I bought and exported for the army through an NGO in Ukraine over 20 4x4 pickup trucks, 4 DAC Military Trucks, over 30 medium and high power generators for winter, DJI Matrice 30T drones, Autel and other models, dozens and dozens of tonnes of humanitarian aid, I invested over 150,000 euros in what is now called "Oleg Gubal Medical Complex," 100,000 euros in 5 ambulances that I brought and donated to hospitals and military units in Ukraine, a fire truck worth almost 30,000 euros that I personally drove on January 20, 2023 to the middle of Bakhmut that I funded in honor of one of the heroes of Uzhgorod, Oleg Gubal, the one who was like a Guardian to me when I was at the front and who died a year ago, on November 10, 2022. Another project I am still working on is the repair of the Kherson sewage and water treatment plant, a project in which I have invested more than 85,000 euros, which is why I am also in Ukraine now.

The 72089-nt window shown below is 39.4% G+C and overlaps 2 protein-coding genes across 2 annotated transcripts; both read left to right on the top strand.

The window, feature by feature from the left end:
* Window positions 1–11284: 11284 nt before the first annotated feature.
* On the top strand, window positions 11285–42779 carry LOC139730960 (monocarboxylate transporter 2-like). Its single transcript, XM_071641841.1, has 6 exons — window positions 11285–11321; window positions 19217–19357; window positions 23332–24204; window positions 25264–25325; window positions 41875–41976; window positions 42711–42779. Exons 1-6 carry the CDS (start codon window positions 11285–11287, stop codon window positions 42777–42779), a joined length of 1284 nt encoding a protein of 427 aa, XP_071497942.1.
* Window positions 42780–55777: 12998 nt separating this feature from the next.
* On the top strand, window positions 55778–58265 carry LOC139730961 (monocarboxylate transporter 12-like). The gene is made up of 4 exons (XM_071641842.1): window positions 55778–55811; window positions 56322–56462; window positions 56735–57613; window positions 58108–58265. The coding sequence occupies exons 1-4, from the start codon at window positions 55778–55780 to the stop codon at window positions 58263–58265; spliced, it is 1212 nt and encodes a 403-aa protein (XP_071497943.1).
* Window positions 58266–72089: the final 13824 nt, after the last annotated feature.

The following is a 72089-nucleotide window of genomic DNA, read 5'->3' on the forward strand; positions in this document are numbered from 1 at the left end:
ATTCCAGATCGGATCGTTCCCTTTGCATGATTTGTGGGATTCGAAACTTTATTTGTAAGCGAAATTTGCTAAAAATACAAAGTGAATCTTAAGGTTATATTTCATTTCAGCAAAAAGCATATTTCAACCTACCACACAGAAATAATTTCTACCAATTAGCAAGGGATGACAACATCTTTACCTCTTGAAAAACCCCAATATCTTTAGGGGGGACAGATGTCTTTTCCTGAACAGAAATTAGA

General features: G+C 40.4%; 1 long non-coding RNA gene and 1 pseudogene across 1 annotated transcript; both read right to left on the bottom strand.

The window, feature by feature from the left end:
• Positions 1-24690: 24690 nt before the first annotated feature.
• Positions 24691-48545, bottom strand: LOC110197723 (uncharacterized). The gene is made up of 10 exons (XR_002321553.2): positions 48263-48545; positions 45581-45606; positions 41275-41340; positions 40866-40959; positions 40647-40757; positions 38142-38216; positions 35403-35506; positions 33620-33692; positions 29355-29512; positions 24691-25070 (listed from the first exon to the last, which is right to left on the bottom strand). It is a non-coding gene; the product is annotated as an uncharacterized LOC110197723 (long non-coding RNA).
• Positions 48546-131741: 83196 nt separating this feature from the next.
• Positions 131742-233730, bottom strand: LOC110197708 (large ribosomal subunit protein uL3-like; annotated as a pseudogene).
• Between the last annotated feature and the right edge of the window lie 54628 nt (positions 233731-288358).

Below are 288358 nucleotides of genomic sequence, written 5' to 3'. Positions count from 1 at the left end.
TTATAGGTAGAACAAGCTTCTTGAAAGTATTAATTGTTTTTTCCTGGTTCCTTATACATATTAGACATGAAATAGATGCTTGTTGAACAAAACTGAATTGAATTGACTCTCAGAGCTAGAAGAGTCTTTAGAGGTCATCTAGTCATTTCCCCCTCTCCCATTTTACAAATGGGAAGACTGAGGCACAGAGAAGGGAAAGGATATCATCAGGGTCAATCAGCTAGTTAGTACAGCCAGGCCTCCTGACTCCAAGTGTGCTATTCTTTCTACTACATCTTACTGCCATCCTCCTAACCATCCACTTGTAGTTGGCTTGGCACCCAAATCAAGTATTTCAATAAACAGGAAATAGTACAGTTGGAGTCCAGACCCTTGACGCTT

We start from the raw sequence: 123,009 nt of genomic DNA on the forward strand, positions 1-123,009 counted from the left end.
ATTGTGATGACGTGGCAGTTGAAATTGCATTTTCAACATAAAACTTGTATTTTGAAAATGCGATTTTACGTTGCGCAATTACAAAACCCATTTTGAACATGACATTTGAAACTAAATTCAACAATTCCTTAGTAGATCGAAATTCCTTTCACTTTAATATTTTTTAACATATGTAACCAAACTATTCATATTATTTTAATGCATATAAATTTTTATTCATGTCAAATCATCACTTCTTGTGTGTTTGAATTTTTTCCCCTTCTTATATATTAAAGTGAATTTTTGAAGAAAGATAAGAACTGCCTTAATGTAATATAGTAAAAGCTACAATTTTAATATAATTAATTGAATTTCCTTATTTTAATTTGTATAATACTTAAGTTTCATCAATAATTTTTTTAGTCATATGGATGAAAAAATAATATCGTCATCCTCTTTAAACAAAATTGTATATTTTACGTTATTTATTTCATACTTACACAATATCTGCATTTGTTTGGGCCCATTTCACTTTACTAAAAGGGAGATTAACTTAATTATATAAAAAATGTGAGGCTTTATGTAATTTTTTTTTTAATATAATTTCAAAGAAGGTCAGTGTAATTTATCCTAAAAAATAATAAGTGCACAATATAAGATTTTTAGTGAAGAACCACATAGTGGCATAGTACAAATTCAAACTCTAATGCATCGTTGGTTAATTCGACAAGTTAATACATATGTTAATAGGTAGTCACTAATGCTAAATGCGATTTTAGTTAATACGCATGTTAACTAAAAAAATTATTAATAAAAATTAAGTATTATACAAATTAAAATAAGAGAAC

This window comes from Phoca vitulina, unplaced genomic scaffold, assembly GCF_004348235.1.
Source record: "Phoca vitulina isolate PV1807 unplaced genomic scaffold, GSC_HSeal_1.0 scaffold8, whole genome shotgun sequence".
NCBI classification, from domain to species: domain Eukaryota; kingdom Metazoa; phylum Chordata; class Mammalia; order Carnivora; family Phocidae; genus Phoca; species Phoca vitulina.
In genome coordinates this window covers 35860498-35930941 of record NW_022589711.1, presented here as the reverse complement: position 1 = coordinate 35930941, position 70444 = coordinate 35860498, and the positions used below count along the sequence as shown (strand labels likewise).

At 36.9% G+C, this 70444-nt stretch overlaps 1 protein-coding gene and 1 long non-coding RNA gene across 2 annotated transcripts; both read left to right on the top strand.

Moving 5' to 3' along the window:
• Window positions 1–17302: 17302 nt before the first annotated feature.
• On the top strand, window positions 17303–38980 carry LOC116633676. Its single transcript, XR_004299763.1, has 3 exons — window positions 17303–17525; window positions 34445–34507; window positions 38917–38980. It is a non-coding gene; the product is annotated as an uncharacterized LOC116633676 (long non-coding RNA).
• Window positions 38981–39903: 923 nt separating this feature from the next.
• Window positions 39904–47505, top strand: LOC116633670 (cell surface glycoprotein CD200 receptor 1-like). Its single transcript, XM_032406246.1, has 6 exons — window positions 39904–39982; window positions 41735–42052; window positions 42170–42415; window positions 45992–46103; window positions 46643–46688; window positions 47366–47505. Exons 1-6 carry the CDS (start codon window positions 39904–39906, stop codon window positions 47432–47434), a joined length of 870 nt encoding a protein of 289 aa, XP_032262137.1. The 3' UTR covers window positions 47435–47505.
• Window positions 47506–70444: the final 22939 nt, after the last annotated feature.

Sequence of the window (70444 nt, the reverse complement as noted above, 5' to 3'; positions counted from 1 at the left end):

Since September 2022 I have been in several cities in Ukraine where I have distributed aid: Sloviansk, Kramatorsk, Izium - where I was exactly the week when it was liberated, Kharkiv, Velykyi Burluk and especially Bakhmut, where I was 3 times during the siege: October 2022, November 2022 and January 20, 2023, when Bakhmut was in close tactical encirclement, and the route I had to choose was Kostiantynivka-Chasiv Yar - "Death Road" - Khoromove - Bakhmut.

I am proud because from Bakhmut I extracted and practically saved civilians, together with Misha. Probably this project, together with humanitarian aid, ambulances and the Oleg Gubal Mobile Medical Complex are among the activities I am most proud of.

- What are the most emotional moments of the war and your participation in it for you?